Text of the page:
57. The antenna of claim 43 wherein said first frequency band is the 880-960 MHz band, the second frequency band is the band of frequencies between 1850 MHz and 2.5 GHz band that includes the 1850-1990 MHz band and the 2.4-2.5 GHz band, and the third frequency band is the 5.15-5.25 GHz band.
Description
BACKGROUND OF THE INVENTION

1. Field of the Invention

The present invention relates to multiple frequency band (multiband) antennas, particularly compact multiband antennas for wireless communication devices (WCDs), such as cellular telephones, portable (laptop) computers, hand-held computers, and the like. In one practical embodiment, the present invention relates to UHF (ultra-high frequency) and SHF (super-high frequency) antennas for WCDs that provide operation in multiple frequency bands while having only a single feed point.

2. Description of Related Art

There is an increasing demand for wireless devices that are capable of communicating in multiple frequency bands. For example, a wireless device configured for the United States and European markets may require the ability to operate in four bands: the European cellular telephone band (880-960 MHz), the United States PCS band (1850-1990 MHz), the Bluetooth band (2.4-2.5 GHz) and the 802.11A unlicensed band (5.15-5.25 GHz).

Various multiband single feed line antennas are known in the art. Some are designed for use at HF or VHF and are configured so that they are unsuitable for reduction in size for use in a wireless device. Others, although UHF and/or SHF antennas designed for use in small spaces, are complex, do not readily permit more than two or three bands of operation, do not permit multiband operation without interaction among the bands, are unsuitable for implementation as conductive traces on a printed circuit board (PCB), and/or are expensive to manufacture.

Accordingly, there remains a need for multiband single feed antennas, particularly small multiband single feed UHF and SHF antennas suitable for use in wireless communication devices.

SUMMARY OF THE INVENTION

In a first aspect, the invention is directed to a multiband antenna operable in at least a first frequency band and a second frequency band higher in frequency than the first frequency band (the second frequency band need not be an odd multiple of the first frequency band). The multiband antenna includes a dipole having a first conductive leg and a second conductive leg and is adapted to be directly fed between the first and second legs. At least a portion of the first leg of the dipole has a meander configuration. The first leg has an electrical wavelength of about one-quarter wavelength (or an odd multiple thereof) in the first frequency band and the second leg has an electrical wavelength of about one-quarter wavelength (or an odd multiple thereof) or more in the first frequency band. The multiband antenna further includes a non-driven parasitically-excited conductive element closely spaced to the first dipole leg and electrically connected to the second dipole leg. The parasitic element has an electrical wavelength of about one-quarter wavelength (or an odd multiple thereof) in the second frequency band.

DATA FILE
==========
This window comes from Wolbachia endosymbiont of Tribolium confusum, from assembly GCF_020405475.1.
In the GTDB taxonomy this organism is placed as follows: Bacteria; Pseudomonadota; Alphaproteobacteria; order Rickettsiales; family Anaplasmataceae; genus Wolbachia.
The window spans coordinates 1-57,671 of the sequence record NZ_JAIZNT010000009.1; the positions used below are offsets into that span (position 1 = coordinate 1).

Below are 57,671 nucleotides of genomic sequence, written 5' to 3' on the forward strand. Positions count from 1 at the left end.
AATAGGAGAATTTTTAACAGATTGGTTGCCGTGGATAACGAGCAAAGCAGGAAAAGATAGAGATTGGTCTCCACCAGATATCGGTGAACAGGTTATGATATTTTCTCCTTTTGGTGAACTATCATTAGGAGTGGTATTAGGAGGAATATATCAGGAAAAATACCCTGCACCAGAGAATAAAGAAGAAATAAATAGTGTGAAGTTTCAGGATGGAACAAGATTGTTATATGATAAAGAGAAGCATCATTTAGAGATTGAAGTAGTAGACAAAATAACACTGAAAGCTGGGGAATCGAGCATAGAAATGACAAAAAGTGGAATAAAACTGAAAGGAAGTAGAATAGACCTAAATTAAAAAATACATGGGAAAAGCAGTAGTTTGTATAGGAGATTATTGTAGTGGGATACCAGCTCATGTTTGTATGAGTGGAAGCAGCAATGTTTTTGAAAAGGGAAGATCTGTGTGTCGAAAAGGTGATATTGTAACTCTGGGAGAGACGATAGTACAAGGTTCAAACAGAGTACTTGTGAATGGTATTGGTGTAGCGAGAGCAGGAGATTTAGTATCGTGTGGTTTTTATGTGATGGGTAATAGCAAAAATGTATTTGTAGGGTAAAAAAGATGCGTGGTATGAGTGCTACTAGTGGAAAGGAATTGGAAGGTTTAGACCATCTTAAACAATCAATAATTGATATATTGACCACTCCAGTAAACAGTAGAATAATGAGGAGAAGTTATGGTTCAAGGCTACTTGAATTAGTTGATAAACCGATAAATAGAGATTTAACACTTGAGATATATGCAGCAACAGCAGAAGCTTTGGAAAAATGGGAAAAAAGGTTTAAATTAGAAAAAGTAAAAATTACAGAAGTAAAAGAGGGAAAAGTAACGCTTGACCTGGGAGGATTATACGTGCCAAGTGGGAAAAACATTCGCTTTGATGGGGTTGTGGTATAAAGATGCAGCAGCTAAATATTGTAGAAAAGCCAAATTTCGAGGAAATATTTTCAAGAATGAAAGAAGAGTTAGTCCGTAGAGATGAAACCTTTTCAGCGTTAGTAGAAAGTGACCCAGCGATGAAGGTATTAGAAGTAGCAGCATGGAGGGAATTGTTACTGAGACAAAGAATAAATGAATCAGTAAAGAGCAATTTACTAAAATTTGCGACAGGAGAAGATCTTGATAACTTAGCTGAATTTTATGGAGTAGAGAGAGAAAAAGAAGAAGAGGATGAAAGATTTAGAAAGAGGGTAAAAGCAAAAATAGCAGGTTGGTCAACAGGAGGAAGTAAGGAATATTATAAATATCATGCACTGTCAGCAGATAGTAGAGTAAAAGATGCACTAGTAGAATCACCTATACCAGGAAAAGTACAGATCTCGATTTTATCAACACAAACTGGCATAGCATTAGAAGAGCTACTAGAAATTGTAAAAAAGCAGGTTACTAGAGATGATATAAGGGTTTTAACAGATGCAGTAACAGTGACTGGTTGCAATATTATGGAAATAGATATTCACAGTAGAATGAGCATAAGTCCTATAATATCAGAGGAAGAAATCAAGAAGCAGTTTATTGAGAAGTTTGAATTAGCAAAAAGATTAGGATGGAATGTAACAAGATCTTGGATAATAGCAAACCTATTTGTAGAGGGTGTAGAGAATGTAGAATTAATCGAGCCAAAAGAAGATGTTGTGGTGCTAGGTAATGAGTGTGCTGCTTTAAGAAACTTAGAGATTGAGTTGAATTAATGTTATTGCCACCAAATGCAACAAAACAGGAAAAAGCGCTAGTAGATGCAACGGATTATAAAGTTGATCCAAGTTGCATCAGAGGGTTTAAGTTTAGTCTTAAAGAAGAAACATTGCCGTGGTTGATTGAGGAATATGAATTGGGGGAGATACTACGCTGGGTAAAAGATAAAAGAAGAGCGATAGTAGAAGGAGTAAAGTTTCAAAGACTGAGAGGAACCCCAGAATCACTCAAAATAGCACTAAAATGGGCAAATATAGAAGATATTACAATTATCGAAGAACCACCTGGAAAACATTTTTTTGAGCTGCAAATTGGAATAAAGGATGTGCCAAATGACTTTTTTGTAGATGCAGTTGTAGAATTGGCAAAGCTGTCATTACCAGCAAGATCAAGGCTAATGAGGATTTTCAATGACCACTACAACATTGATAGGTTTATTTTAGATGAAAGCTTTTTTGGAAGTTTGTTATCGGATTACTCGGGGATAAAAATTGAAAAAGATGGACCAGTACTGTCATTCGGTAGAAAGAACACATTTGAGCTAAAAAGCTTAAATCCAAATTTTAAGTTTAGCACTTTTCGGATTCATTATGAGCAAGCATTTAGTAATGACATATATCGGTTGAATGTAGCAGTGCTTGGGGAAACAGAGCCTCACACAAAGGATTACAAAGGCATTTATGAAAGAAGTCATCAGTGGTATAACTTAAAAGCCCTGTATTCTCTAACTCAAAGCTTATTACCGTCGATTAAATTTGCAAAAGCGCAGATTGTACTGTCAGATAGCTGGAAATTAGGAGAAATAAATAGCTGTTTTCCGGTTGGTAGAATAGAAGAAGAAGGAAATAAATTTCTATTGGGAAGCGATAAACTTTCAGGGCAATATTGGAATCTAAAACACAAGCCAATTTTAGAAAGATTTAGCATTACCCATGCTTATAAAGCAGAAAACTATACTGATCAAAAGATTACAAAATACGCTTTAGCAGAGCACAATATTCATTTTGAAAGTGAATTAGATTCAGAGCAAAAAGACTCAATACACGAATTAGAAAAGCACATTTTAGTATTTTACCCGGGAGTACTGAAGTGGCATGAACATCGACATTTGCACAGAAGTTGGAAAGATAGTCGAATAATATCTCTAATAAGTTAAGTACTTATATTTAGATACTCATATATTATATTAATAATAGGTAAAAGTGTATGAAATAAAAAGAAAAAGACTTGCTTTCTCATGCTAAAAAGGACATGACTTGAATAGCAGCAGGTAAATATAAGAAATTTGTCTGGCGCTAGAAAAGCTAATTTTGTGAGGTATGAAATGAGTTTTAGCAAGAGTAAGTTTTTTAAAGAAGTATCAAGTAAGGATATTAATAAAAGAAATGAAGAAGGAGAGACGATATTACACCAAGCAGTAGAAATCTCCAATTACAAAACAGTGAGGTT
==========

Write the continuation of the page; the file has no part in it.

In a preferred embodiment, the dipole legs and parasitic element are conductive traces on a thin dielectric such as a printed circuit board. Only a single dielectric layer is required. The traces can be on the same side of the printed circuit board and the antenna can also include either one or two further conductive traces on the other side of the printed circuit board. One of the further conductive traces, if present, is electrically connected to the second leg of the dipole and extends under at least a portion of the second leg, under at least a portion of the gap between the dipole legs, under a portion of the first leg, and under a portion of the parasitically-excited element. The other of the further conductive traces, if present, has no electrical connection to any other traces on the printed circuit board and extends under a portion of parasitic element and under a portion of the space between the first leg and the parasitically-excited element.

In a practical embodiment of the first aspect of the invention, the first frequency band is the 880-960 MHz band and the second band is the band of frequencies between 1850 MHz and 2.5 GHz that includes the 1850-1990 MHz band and the 2.4-2.5 GHz band. Such an antenna, having a wide second band, can be characterized as a three-band rather than a two-band antenna. The antenna dimensions can be scaled to provide operation in other frequency bands. For example, the first frequency band can be the 880-960 MHz band and the second frequency band can be the 1850-1900 MHz band or, the first frequency band can be the 1850-1900 MHz band and the second frequency band can be the 2.4-2.5 GHz band.). Scaling for yet other frequency bands is possible.